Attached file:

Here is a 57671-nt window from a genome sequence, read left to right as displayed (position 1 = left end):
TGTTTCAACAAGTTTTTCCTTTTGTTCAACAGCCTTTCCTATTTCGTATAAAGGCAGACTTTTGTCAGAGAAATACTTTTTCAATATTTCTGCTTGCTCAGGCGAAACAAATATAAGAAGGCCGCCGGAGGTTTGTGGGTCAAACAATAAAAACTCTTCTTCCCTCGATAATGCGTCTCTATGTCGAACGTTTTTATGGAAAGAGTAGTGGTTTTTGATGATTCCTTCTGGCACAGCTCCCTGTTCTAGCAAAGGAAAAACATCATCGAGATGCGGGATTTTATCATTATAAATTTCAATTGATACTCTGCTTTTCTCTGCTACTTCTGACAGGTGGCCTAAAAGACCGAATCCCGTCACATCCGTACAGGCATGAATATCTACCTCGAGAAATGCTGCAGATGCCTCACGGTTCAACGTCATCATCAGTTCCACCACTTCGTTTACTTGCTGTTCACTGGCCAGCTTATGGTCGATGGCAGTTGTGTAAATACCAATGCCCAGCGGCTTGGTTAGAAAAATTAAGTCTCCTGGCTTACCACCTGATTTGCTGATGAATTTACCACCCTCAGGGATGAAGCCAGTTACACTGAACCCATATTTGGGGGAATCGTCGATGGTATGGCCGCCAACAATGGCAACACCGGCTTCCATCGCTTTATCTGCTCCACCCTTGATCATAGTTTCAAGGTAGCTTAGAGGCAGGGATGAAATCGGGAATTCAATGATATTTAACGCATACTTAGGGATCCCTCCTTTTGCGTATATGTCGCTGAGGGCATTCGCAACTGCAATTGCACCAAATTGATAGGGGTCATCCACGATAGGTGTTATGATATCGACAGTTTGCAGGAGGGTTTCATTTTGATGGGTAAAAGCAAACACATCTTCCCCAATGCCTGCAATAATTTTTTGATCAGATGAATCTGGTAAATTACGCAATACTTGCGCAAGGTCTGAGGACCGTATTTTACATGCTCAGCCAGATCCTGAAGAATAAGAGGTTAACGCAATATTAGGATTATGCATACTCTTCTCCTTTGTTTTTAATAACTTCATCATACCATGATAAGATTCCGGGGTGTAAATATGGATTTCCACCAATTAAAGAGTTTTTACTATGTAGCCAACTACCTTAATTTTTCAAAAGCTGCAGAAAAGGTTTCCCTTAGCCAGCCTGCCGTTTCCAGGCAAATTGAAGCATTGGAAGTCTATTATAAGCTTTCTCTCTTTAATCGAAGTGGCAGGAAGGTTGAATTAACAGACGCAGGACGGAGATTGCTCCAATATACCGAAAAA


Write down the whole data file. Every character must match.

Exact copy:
Here is a 57671-nt window from a genome sequence, read left to right as displayed (position 1 = left end):
TGTTTCAACAAGTTTTTCCTTTTGTTCAACAGCCTTTCCTATTTCGTATAAAGGCAGACTTTTGTCAGAGAAATACTTTTTCAATATTTCTGCTTGCTCAGGCGAAACAAATATAAGAAGGCCGCCGGAGGTTTGTGGGTCAAACAATAAAAACTCTTCTTCCCTCGATAATGCGTCTCTATGTCGAACGTTTTTATGGAAAGAGTAGTGGTTTTTGATGATTCCTTCTGGCACAGCTCCCTGTTCTAGCAAAGGAAAAACATCATCGAGATGCGGGATTTTATCATTATAAATTTCAATTGATACTCTGCTTTTCTCTGCTACTTCTGACAGGTGGCCTAAAAGACCGAATCCCGTCACATCCGTACAGGCATGAATATCTACCTCGAGAAATGCTGCAGATGCCTCACGGTTCAACGTCATCATCAGTTCCACCACTTCGTTTACTTGCTGTTCACTGGCCAGCTTATGGTCGATGGCAGTTGTGTAAATACCAATGCCCAGCGGCTTGGTTAGAAAAATTAAGTCTCCTGGCTTACCACCTGATTTGCTGATGAATTTACCACCCTCAGGGATGAAGCCAGTTACACTGAACCCATATTTGGGGGAATCGTCGATGGTATGGCCGCCAACAATGGCAACACCGGCTTCCATCGCTTTATCTGCTCCACCCTTGATCATAGTTTCAAGGTAGCTTAGAGGCAGGGATGAAATCGGGAATTCAATGATATTTAACGCATACTTAGGGATCCCTCCTTTTGCGTATATGTCGCTGAGGGCATTCGCAACTGCAATTGCACCAAATTGATAGGGGTCATCCACGATAGGTGTTATGATATCGACAGTTTGCAGGAGGGTTTCATTTTGATGGGTAAAAGCAAACACATCTTCCCCAATGCCTGCAATAATTTTTTGATCAGATGAATCTGGTAAATTACGCAATACTTGCGCAAGGTCTGAGGACCGTATTTTACATGCTCAGCCAGATCCTGAAGAATAAGAGGTTAACGCAATATTAGGATTATGCATACTCTTCTCCTTTGTTTTTAATAACTTCATCATACCATGATAAGATTCCGGGGTGTAAATATGGATTTCCACCAATTAAAGAGTTTTTACTATGTAGCCAACTACCTTAATTTTTCAAAAGCTGCAGAAAAGGTTTCCCTTAGCCAGCCTGCCGTTTCCAGGCAAATTGAAGCATTGGAAGTCTATTATAAGCTTTCTCTCTTTAATCGAAGTGGCAGGAAGGTTGAATTAACAGACGCAGGACGGAGATTGCTCCAATATACCGAAAAA